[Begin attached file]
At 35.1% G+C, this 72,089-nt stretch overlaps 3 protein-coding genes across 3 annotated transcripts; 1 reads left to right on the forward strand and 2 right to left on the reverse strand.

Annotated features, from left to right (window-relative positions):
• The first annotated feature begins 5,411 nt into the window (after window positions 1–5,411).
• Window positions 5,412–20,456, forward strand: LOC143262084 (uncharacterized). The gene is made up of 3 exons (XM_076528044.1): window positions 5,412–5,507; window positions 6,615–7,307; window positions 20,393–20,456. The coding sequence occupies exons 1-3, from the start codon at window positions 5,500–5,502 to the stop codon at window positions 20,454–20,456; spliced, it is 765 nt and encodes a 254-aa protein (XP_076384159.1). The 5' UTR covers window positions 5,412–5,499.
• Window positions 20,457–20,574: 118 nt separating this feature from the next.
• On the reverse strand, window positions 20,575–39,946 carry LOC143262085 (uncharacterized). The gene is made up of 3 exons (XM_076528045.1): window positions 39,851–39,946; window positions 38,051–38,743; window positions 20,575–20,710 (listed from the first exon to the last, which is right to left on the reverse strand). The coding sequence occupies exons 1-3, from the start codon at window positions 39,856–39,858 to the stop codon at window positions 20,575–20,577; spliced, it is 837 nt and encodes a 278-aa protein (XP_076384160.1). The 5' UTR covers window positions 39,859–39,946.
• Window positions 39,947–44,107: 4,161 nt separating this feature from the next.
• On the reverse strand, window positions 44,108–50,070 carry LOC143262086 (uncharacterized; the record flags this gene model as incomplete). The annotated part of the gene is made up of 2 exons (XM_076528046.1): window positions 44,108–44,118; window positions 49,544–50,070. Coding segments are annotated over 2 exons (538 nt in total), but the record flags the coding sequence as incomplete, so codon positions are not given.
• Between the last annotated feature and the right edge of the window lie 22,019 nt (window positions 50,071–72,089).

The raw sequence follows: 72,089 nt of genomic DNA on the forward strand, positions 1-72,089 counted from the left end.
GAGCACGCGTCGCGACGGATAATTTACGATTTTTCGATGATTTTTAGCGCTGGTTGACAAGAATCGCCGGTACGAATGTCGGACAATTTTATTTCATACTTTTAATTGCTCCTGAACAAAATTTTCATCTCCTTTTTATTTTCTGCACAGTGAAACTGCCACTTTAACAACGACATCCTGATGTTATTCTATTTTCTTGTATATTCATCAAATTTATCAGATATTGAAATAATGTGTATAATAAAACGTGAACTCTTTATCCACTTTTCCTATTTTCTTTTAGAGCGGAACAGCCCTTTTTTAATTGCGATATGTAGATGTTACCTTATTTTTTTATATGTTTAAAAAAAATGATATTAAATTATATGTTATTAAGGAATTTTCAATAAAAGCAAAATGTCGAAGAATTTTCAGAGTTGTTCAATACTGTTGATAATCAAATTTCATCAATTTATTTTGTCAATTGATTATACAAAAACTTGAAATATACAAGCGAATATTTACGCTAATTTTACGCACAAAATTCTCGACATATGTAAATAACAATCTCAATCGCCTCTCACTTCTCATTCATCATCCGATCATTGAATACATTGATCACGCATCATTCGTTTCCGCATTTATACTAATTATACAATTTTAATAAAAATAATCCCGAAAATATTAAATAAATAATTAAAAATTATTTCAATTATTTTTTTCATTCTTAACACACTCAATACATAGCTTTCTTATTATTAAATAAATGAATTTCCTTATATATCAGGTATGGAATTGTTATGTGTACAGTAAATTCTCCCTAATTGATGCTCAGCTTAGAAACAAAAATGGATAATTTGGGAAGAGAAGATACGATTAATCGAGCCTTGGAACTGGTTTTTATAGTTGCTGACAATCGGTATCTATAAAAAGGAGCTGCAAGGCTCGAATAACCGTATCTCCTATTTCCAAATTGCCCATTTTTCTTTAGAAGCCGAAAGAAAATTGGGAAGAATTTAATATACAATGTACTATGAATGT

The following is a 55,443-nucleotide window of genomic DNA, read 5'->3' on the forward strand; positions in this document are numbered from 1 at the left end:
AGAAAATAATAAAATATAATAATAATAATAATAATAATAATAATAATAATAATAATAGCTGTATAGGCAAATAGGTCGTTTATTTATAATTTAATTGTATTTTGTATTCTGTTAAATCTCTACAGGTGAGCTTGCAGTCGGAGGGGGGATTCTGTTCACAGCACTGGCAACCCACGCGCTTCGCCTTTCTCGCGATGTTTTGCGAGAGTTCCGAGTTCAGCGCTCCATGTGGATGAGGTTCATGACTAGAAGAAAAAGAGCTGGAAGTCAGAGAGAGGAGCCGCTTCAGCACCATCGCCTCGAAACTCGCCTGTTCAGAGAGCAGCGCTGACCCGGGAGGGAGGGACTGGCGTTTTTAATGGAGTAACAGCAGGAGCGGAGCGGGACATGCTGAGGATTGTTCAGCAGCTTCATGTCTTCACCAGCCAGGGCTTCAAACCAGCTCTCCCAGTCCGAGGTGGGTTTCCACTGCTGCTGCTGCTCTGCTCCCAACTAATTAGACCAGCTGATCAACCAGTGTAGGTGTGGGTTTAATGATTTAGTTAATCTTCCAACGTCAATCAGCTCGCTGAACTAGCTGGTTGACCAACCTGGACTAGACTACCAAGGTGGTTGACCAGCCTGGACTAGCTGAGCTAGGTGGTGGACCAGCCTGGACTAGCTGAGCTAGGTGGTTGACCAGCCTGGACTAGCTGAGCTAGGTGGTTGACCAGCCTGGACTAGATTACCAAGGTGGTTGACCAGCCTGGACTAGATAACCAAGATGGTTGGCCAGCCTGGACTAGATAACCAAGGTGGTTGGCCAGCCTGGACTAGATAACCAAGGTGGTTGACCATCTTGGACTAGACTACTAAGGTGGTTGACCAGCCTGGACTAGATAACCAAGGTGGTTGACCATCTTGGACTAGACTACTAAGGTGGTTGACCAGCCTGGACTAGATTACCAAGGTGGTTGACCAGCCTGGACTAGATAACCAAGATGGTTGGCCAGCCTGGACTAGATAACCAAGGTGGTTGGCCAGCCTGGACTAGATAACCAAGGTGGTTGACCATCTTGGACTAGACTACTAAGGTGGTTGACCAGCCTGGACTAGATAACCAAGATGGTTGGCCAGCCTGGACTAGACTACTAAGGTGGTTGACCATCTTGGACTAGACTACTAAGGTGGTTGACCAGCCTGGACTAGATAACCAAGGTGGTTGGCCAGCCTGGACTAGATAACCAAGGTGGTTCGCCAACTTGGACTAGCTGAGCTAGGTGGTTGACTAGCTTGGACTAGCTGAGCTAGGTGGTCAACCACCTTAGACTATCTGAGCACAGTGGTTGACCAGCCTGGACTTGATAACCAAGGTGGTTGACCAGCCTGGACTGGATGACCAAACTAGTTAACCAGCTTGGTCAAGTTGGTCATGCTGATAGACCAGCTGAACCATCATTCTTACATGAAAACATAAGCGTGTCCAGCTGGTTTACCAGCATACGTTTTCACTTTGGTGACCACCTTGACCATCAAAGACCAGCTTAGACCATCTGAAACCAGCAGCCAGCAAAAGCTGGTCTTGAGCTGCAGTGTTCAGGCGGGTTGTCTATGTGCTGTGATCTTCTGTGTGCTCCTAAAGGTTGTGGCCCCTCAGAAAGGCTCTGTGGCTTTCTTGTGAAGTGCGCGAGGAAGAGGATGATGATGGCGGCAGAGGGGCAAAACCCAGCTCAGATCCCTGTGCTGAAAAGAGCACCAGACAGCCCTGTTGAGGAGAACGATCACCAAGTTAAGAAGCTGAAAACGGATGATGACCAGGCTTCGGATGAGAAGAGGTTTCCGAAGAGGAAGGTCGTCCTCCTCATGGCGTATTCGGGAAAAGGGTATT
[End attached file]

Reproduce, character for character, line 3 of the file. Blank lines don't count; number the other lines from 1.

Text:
• The first annotated feature begins 5,411 nt into the window (after window positions 1–5,411).